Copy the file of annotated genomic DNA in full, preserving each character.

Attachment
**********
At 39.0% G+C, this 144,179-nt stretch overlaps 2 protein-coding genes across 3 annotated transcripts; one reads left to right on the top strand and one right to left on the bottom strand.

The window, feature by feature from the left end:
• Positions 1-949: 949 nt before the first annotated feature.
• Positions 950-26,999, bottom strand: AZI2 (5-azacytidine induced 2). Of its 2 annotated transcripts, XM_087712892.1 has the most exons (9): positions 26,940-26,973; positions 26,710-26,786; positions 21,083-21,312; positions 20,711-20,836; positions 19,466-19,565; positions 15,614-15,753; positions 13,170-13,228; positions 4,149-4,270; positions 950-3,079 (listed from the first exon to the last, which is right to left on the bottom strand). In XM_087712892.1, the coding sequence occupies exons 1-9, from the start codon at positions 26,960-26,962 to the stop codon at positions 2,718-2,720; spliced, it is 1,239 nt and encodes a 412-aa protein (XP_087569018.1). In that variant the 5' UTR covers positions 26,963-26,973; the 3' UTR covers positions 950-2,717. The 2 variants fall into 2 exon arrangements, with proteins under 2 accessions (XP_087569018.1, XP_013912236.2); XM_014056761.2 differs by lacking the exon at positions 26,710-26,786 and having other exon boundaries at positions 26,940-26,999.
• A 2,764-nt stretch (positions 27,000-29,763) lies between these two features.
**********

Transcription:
At 39.0% G+C, this 144,179-nt stretch overlaps 2 protein-coding genes across 3 annotated transcripts; one reads left to right on the top strand and one right to left on the bottom strand.

The window, feature by feature from the left end:
• Positions 1-949: 949 nt before the first annotated feature.
• Positions 950-26,999, bottom strand: AZI2 (5-azacytidine induced 2). Of its 2 annotated transcripts, XM_087712892.1 has the most exons (9): positions 26,940-26,973; positions 26,710-26,786; positions 21,083-21,312; positions 20,711-20,836; positions 19,466-19,565; positions 15,614-15,753; positions 13,170-13,228; positions 4,149-4,270; positions 950-3,079 (listed from the first exon to the last, which is right to left on the bottom strand). In XM_087712892.1, the coding sequence occupies exons 1-9, from the start codon at positions 26,960-26,962 to the stop codon at positions 2,718-2,720; spliced, it is 1,239 nt and encodes a 412-aa protein (XP_087569018.1). In that variant the 5' UTR covers positions 26,963-26,973; the 3' UTR covers positions 950-2,717. The 2 variants fall into 2 exon arrangements, with proteins under 2 accessions (XP_087569018.1, XP_013912236.2); XM_014056761.2 differs by lacking the exon at positions 26,710-26,786 and having other exon boundaries at positions 26,940-26,999.
• A 2,764-nt stretch (positions 27,000-29,763) lies between these two features.